Presidential Elections-2024: Preliminary Balance of Forces

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Sergiu CEBAN
While the presidential elections are still far away, many signs indicate that the headquarters of all potential candidates have already started preparations for a protracted election campaign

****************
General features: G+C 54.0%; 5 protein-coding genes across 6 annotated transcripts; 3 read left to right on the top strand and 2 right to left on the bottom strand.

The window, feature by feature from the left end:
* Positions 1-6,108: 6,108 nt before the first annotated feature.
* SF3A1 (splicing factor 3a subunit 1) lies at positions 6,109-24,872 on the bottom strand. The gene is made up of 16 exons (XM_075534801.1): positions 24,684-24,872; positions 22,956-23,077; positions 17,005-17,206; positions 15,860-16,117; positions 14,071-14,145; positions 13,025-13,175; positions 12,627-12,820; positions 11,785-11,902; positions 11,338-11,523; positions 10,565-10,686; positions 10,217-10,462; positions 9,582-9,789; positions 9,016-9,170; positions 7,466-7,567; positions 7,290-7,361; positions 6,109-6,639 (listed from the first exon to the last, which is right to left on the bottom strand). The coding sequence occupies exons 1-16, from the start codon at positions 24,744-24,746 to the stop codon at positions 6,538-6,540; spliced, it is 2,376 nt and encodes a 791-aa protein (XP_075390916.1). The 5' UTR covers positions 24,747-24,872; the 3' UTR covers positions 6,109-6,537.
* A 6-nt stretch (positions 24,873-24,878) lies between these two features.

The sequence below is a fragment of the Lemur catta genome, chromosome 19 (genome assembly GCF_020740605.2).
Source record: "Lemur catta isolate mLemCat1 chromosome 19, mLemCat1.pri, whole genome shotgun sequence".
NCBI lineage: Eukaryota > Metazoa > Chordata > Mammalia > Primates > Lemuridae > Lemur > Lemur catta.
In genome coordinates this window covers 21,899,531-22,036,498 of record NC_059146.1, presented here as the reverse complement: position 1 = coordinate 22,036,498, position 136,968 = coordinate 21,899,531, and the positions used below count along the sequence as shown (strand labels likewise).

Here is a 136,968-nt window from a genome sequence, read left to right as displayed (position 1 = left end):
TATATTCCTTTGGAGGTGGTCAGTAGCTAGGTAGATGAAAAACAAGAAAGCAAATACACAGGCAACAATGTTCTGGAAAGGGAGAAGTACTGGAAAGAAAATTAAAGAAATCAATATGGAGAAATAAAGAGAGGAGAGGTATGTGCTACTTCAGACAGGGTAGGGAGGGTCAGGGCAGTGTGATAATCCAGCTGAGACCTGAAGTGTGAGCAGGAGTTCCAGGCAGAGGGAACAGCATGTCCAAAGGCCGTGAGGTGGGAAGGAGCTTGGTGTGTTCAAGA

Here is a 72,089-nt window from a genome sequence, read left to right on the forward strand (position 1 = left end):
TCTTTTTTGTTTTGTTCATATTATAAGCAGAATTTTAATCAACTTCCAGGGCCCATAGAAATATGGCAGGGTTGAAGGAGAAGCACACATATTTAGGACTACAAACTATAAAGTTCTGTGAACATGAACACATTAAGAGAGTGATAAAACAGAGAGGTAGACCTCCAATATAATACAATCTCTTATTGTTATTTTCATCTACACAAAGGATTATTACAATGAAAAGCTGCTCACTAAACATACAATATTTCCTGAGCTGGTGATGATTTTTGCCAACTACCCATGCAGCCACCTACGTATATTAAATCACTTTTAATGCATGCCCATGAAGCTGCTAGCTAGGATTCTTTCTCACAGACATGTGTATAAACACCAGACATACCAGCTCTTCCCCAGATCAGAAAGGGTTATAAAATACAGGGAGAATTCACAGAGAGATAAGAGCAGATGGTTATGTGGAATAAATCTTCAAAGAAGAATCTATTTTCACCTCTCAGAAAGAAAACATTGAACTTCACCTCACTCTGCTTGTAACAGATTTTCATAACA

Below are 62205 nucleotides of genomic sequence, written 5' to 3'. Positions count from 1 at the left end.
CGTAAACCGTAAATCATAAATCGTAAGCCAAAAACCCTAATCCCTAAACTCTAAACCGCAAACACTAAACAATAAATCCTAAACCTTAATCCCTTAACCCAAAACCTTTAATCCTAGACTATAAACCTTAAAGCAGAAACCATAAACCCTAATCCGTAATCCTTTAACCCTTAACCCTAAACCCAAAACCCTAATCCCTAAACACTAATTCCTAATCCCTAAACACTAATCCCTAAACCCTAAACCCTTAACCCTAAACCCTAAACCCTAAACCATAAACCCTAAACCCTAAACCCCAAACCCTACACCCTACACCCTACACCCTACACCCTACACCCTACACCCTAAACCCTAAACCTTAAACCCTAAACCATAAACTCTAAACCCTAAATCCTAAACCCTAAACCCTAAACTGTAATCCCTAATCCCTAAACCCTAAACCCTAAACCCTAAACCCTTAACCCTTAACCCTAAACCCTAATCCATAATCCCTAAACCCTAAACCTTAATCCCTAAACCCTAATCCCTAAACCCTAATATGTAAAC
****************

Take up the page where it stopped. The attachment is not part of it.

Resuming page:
In the coming months, political observers will mainly focus on preparations for local elections. Many consider them as the main warm-up before the decisive electoral struggle next autumn - the presidential elections. Undoubtedly, the local elections outcome will reveal the key trends in Moldovan political life and will allow the main figures to set up their electoral programs and join the race for the position of the head of state. The main trend that the ruling party has failed to reverse over the past six months is the rapid loss of ratings and support from both the citizens and pro-European opinion leaders. Thus, it is almost certain that PAS is rapidly heading towards failure in the local elections. Against the backdrop various opinions are voiced about a plan to postpone local elections to a later date, up to holding them in parallel with the presidential elections, in a possibly more favorable geopolitical context. To some people, speculations about the rivalry for the post of the country’s leader may seem very premature, but there are many signs that the election headquarters of all potential candidates have already started preparations for a protracted presidential campaign. Obviously, the situation will become clear after the political figures are tested in local elections. On the other hand, the main group of contenders is already well known which allows to draw an approximate balance of forces. Maia Sandu remains the main candidate for the presidential post. A poor result for PAS in the autumn elections will of course have a negative impact on her rating, and may affect the outcome of the 2024 presidential elections. But despite the ruling party’s results, Sandu, one way or another, will be forced into the presidential race to help her formation gain a foothold in the new parliament following the 2025 elections. Maia Sandu’s refusal to get involved in a knowingly losing campaign would instantly mean recognizing the defeat of the ruling party with the subsequent demise of the latter. The biggest challenge for Maia Sandu’s team and electoral headquarters is that while in 2020 the current head of state went to the polls on a wave of positive socio-political expectations, now she will face a storm of criticism for all the failures of PAS and the government. After all, even in spite of the reduced presidential powers, the current regime is personally associated with Sandu. The final decision to (or not to) participate will likely depend on how the relations with the European Union will develop. That is, whether Brussels decides to open accession negotiations with our country. Such a development could be a solid reason for another four-year mandate for Sandu. If the circumstances are different and the issue of EU accession is frozen, the participation of the current president in the elections may be deprived of political expediency. There is an opinion that the height of Maia Sandu’s rating is not so much related to her personal successes as to the lack of worthy opponents in the pro-European wing. If we talk about an alternative pro-European candidate, then, despite all the nuances, the most suitable person for this role is Vlad Filat, who is actively criticizing the authorities, exploring the Unionist trend and, likely, preparing to challenge his former team member. With each passing month, the ex-premier’s lust for political rehabilitation becomes more and more noticeable, while image-makers successfully dress him up as an experienced and highly motivated politician, under whom Moldova made a qualitative pro-European breakthrough. Renato Usatii also announced his presidential ambitions recently. At the last election in 2020, he took a confident third place, so it is likely that the former mayor of Balti has intentions to build on his success. By all indications, a group of experienced political experts already works with him, developing his election program, organically fitting it into Usatii’s flashy image. According to his statements, the voter will be offered a rather radical populist agenda with a complete reset of the political system and the country itself. Most likely, the former mayor of Balti is probing the electoral soil and offering himself to solvent financial groups that consider the possibility of a promising investment to secure certain positions in Moldovan politics. We cannot rule out the involvement of the current mayor of Chisinau, Ion Ceban, who is still perceived as a “dark horse”, in the future presidential campaign. Despite launching his own political project, Ceban tries to disguise his ambitions so that the people from Chisinau do not think that the mayor uses the capital as a springboard to the Moldovan Olympus. Therefore, to begin with, the mayor’s team is focused on winning in the capital, where a fierce struggle with the ruling party candidate is expected. The Socialist leader Igor Dodon has also started to voice his electoral intentions, in order not to fade into oblivion and lose everything twice. It is expected that he will make the final decision on his possible candidacy based on the opinion of people. Of course, the ex-president wants to go to the polls, as in the old days, with the support from Moscow expecting that his Russian comrades will not decide on a new candidate and will have to choose him as a “proven option”. Kremlin strategists, obviously, have repeatedly demonstrated their “unique ability” to make the dumbest decisions and force themselves to a dead end. However, this time there is a feeling that Moscow will under no circumstances bet on the systematic loser Dodon, who in recent years has managed to lose presidential, parliamentary and then Gagauz elections. Most likely, Moscow is in active search of a new figure who could offer the Moldovan electorate an attractive alternative program. The ex-bashkan of Gagauzia, Irina Vlah, is also considered to be among main contenders for the presidential position, and it is on her that Moscow could place its main bet. So far Vlah has not announced her claims for the post of the president, but she obviously has plans to enter the major league. For this purpose, the former head of Gagauzia prepares to launch her own party, which will likely take part in local elections. Perhaps, during the election campaign and after the local elections, it will become clearer what exactly Irina Vlah will offer to the Moldovan electorate, what her views and benchmarks are, who is in her team, from which it will be possible to judge what components her presidential program could consist of. Although the powers of the first person of state are limited, there is a strong stereotype in the political life of the country that this position has an important symbolic significance. For this, various forces, including those in foreign capitals, prioritize next year’s presidential elections. According to experts, Maia Sandu’s defeat will lead not so much to the loss of the ruling party’s powers as to the moral and political defeat of the pro-European regime in Moldova, which will inevitably affect the results of subsequent parliamentary elections. We cannot rule out that in order to prevent Sandu from being ousted and to fasten her with a “seatbelt” in the presidential chair, PAS may, among other things, amend the Constitution and return the procedure of electing the head of state in the parliament. But what if this decision become a sign of political decline and impending demise of the current ruling party?